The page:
But I think he had some recent financial difficulties after his last ex-wife cleaned him out via divorcerape. Conclusion, women are evil.

      1. Conclusion, women are evil.

        Correction:

        Conclusion, women are evil, so buy Bitcoin.

      2. Robin suffered severe depression. It’s very difficult to understand how bad that is, unless you know a patient VERY well.

    5. No shit? I stopped being a fan decades ago. But suicide. That sucks.

  16. “the sour media critic of The Village Voice, who has previously just made stuff up about me in the course of venting his distaste”

    So i looked up what this whole thing was, and apparently, VV douchebag said MW was somehow part of a right-wing cheer-leading squad agitating for the immediate invasion of Iraq…

    for making fun of stuff like THIS =

    ” Take Colman McCarthy, the director of the “Center for Teaching Peace,” who in today’s L.A. Times argues that the proper response to these brutal murderers (9/11) is to say “We forgive you; we reject vengeance. And then, summoning still more moral courage, to ask them to forgive us for all of our violence – for being the world’s major arms peddler; for having a military budget many times greater than the combined military budgets of our alleged enemies; for our bombing of Grenada, Libya, Panama, Somalia, Iraq, Sudan, Afghanistan and Yugoslavia; for supporting dictators; and for blindly believing the jingoism of President Bush.”

    READ: Making fun of liberals is the same as being Pro-War

    said Village Voice Douchebag called this “a distinction without a difference”.

    Which makes it a lot easier to understand how he conflates libertarian “NOT FORCING PEOPLE TO DO SHIT” with being virulent homophobes.

    1. The correct response to 9/11, is to stop interfering in matters that have no bearing on us. Like, get the hell out of the middle east.

      It’s happened before. We stuck our nose into the war between Japan and China, and suffered Pearl Harbor.

  17. Well, libertarians are making the right enemies, that’s for sure.

  18. “When discussing that particular issue, Reason writers are likely to formulate it not as a hi-five for odious behavior; but rather like Sheldon Richman does here: “The test of one’s commitment to freedom of association, like freedom of speech, is whether one sticks by it even when the content repulses.”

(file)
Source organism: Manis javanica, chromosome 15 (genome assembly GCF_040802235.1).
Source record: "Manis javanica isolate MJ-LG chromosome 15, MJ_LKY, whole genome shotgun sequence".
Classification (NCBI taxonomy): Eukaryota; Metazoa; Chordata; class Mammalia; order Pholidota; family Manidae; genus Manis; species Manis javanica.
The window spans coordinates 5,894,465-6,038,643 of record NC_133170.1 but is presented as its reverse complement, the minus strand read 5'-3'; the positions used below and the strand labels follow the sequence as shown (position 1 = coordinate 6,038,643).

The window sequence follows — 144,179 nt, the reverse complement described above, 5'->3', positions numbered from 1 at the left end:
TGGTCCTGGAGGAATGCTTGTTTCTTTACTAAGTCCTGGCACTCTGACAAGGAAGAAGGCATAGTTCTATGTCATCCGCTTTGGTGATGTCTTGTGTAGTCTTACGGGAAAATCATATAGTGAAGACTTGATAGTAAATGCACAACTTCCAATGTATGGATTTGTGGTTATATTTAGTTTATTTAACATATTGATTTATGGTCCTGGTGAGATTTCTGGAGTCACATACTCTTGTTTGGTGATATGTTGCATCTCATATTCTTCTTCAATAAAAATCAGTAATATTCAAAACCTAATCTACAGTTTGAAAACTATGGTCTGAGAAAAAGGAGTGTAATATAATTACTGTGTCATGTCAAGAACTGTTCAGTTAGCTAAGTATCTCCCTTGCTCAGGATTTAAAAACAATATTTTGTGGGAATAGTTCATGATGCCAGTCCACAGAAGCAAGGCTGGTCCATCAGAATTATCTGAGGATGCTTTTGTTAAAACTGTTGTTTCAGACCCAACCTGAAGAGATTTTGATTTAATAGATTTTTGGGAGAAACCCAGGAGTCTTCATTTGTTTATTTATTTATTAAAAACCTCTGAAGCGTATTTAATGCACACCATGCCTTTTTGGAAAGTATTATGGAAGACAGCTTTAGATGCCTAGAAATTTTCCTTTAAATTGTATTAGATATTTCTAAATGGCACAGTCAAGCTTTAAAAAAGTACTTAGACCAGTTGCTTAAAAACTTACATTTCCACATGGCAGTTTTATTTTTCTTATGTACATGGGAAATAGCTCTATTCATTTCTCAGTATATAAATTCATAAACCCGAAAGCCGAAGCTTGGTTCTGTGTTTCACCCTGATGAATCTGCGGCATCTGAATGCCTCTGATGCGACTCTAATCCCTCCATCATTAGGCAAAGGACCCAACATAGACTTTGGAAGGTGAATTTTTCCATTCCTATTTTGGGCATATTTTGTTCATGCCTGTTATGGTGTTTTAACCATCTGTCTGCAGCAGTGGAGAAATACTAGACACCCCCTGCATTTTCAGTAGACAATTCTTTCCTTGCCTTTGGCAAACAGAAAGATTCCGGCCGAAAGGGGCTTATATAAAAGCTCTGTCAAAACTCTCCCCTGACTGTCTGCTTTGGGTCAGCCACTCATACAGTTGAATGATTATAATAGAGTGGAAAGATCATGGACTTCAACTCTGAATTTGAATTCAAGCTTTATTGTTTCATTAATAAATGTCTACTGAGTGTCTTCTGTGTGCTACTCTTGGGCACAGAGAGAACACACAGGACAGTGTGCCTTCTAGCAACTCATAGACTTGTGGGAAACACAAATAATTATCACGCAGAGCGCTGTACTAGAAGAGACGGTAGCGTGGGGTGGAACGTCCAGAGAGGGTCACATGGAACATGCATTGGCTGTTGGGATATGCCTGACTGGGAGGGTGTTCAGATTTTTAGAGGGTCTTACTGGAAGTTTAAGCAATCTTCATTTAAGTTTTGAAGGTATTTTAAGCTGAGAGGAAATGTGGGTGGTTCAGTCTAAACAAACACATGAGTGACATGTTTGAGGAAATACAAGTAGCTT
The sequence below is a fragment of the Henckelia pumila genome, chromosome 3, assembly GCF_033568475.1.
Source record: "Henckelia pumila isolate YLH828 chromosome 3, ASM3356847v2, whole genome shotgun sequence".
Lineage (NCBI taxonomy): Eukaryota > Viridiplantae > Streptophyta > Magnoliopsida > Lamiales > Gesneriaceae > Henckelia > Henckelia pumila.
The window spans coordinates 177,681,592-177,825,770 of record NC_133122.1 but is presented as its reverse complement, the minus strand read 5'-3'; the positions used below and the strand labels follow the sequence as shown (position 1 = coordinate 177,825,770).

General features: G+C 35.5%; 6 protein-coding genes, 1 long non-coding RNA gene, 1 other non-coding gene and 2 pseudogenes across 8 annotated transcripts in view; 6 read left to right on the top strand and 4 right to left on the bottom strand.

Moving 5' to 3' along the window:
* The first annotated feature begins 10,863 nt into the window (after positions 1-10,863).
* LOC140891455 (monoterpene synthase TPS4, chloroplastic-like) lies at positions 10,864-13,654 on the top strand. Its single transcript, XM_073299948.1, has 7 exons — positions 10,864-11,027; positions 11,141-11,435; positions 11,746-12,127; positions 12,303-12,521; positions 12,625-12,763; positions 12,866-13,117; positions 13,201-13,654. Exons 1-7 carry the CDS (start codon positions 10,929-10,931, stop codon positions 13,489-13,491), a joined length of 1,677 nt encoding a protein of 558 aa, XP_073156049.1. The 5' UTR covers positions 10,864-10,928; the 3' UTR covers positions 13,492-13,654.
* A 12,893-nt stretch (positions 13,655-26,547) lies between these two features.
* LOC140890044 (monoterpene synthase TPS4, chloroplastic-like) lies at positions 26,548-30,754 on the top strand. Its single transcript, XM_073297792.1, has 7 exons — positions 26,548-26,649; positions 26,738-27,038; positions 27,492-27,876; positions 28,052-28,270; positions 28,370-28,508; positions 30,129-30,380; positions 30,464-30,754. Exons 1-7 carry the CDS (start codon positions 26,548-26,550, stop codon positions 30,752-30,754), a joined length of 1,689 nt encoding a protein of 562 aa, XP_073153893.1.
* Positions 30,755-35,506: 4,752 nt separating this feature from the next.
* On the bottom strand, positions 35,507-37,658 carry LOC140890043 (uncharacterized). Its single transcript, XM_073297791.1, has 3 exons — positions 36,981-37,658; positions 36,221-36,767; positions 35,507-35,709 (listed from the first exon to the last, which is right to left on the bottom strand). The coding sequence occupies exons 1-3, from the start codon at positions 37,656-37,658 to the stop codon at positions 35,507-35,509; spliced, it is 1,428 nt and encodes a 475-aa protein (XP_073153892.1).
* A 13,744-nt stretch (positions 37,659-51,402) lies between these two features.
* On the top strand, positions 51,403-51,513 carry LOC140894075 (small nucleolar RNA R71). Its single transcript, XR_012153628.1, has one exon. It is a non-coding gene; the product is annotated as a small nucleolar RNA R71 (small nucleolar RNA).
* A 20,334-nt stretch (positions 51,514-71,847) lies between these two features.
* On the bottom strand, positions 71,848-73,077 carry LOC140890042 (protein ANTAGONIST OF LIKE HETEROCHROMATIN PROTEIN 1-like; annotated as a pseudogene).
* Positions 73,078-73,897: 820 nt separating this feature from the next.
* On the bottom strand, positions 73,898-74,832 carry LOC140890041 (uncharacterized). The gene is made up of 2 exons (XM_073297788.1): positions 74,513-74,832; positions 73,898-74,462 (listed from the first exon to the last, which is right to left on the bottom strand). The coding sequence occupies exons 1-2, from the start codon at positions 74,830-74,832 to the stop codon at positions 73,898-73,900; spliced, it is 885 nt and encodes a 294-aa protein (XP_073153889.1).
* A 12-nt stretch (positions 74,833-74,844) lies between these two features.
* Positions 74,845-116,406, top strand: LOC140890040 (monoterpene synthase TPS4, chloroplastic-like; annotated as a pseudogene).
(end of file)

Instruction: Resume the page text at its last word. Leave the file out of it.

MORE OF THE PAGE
Sorry Gillespie, if you are not making full-throated calls for an Inquisition against the infidel, then you are the enemy. The people you allied yourself with on this issue are by and large not “tolerant”, they simply are intolerant of different things.

    Welcome to the social conservative side!

    1. It was Welch. The tone sounded prissy enough to be Gillespie.

    2. Welcome to the social conservative side!

      Nick has been there for years, originally for Dr. Paul, but may now have spun off on his own.

  19. I read this whole thing thinking it was Nick. Until I got to the video and said to myself, “Hey, there’s no jacket on that stage!”

  20. “Positive” freedom is bullshit. Period.

  21. To the surprise of precisely no one, the NYT is openly the media arm of the Democrat party.

  22. There are only two logical responses to Tony; ignoring and derision.

    I agree that he gets more abuse than he gives. But he is notable for the fact that he unfailingly argues in bad faith. At times, we all fall into the trap of motivated reasoning. But every statement he makes is motivated reasoning. It is irrational to respect someone who acts like that.

    He simply cannot give libertarians credit for anything ever. The surest sign of a pure partisan engaging in motivated reasoning is the inability to ever give credit to outgroup members. This fits Tony perfectly.

    Witness, on this very thread, his comments about Gary Johnson.

    He says that he gives GJ all the credit, except that he immediately follows that he would rather not be alive in a world where GJ is pres. It is like when politicians say “I take full responsibility, but it wasn’t my fault”.